Bush to leave a troubled legacy

Republicans divided over impact made by the outgoing "wartime" US president.

    The economy will be an issue for the 'Bush Legacy' bus during its nationwide 150-stop tour

    Outside the Republican National Convention, a "Bush Legacy" bus tour has reached the city of St Paul.

    The bus, funded by a campaigning organisation from Washington DC, is travelling across the US to highlight once again some of the most unpopular policies introduced during George Bush's eight years as president.

    The invasion of Iraq, the government's slow response to hurricane Katrina in 2005, and the struggling US economy all feature heavily on the touring exhibition, alongside concerns over the environment, workers rights and health care.

    "Everywhere we go, we have hundreds of people who approach us to talk about how Bush's failed conservative policies have affected them," says Julie Blust the tour's press secretary.

    But that view was not echoed inside the Xcel centre, where Bush, who made his last speech to a Republican National Convention as US leader on Tuesday via satellite, was given a warm reception by the crowd.

    Bush's speech, made from the White House and broadcast on giant video screen, looked ahead to supporting John McCain's candidacy. 

    The only talk of legacy was reserved for his response to the September 11 attacks on New York and Washington.

    "We live in a dangerous world," Bush told the convention, to cheers from the crowd.

    "And we need a president who understands the lessons of September 11, 2001 - that to protect America, we must stay on the offence, stop attacks before they happen, and not wait to be hit again.

    'Difficult choices'

    Bush told the Xcel centre faithful that the US needed to 'stay on the offence' [AFP]



    Speaking to Al Jazeera, former Republican administration officials echoed that view that Bush's security polices were his biggest success but acknowledged other areas may have suffered in consequence.

    "I was there for six years of George Bush's administration. I remember on the day after 9/11 he went from a peacetime president to a wartime president," Dennis Hastert, the Republican former speaker of the US House of Representatives.

    "In peacetime you're talking about healthcare, education real energy reform and that all had to be all put aside to make sure that he could protect the American people."

    "And he did that, he made a commitment that we would not let that happen to this country again and he made good on it and I think that's how history will see George Bush and that will be his legacy."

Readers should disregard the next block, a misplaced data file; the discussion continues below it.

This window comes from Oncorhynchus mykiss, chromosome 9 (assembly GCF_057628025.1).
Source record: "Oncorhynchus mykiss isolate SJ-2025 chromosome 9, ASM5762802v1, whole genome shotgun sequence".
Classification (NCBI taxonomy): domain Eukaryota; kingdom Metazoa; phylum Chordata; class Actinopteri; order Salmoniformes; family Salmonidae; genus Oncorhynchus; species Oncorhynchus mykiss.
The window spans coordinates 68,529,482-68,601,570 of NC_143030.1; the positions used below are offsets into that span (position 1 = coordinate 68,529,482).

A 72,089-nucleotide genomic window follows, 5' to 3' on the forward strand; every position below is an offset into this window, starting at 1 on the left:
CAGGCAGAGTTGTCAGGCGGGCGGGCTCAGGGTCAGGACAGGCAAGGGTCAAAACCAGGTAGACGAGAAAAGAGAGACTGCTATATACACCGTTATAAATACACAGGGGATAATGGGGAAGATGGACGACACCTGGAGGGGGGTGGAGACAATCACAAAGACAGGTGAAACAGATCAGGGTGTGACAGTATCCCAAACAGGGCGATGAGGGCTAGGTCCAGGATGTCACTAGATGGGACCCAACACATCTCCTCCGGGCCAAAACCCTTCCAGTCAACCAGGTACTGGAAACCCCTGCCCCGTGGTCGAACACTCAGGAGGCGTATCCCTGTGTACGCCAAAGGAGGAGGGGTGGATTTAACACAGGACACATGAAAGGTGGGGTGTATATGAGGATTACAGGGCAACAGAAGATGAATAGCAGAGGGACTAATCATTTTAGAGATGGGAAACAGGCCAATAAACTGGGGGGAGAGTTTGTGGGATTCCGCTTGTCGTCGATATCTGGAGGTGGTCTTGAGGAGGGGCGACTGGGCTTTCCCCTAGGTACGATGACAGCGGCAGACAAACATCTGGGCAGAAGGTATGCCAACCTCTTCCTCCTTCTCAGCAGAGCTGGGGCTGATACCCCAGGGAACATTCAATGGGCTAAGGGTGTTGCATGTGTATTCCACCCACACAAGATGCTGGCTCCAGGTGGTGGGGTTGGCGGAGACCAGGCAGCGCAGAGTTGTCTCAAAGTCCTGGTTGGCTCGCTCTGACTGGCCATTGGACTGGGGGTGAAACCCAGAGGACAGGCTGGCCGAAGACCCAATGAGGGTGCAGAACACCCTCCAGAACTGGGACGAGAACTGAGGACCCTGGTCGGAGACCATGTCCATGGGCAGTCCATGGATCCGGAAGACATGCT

Ed Rogers a former senior adviser to George HW Bush, president from 1988-1992 and the current president's father, agreed.

    "There have been no attacks since 9-11," Rogers said, "and Bush himself has not gotten credit for some of the things he has done."

    Rogers also said Bush should be credited for the way he has attempted to deal with the rising challenge of Iran.

    Plummetting polls

    But the legacy he has left the US and Republicans remains in question, even among some party loyalists.

    The US leader faces some of the lowest approval ratings since polls began and John McCain, who was set to formally accept the nomination on Thursday, has held few public appearances with the current occupant of the White House.

    The challenge for many at the convention this week is how to openly maintain their support for George Bush while still welcoming the changes McCain might bring.

    And on the convention floor itself some delegates acknowledged that Bush faced a problem with his image.

    "I think that Bush will be judged much more kindly in the future than he is now unfortunately," said Brant Bell a delegate from Tennessee.

    "We're not going to know the outcome of Iraq for another 50 or 100 years and we don't know how it is going to play out."

    Luis Alvaredo, a delegate from California, said that overall Bush had done a good job.

    "He did exactly what he knew was going to be best for the country, despite knowing it would cost him his legacy in terms of foreign policy."

    The US leader has, in public at least, the support of Republicans at the convention.

    But it seems unlikely that many of them will be calling on George Bush to publicly campaign in their districts on a regular basis ahead of November's poll.

    SOURCE: Al Jazeera


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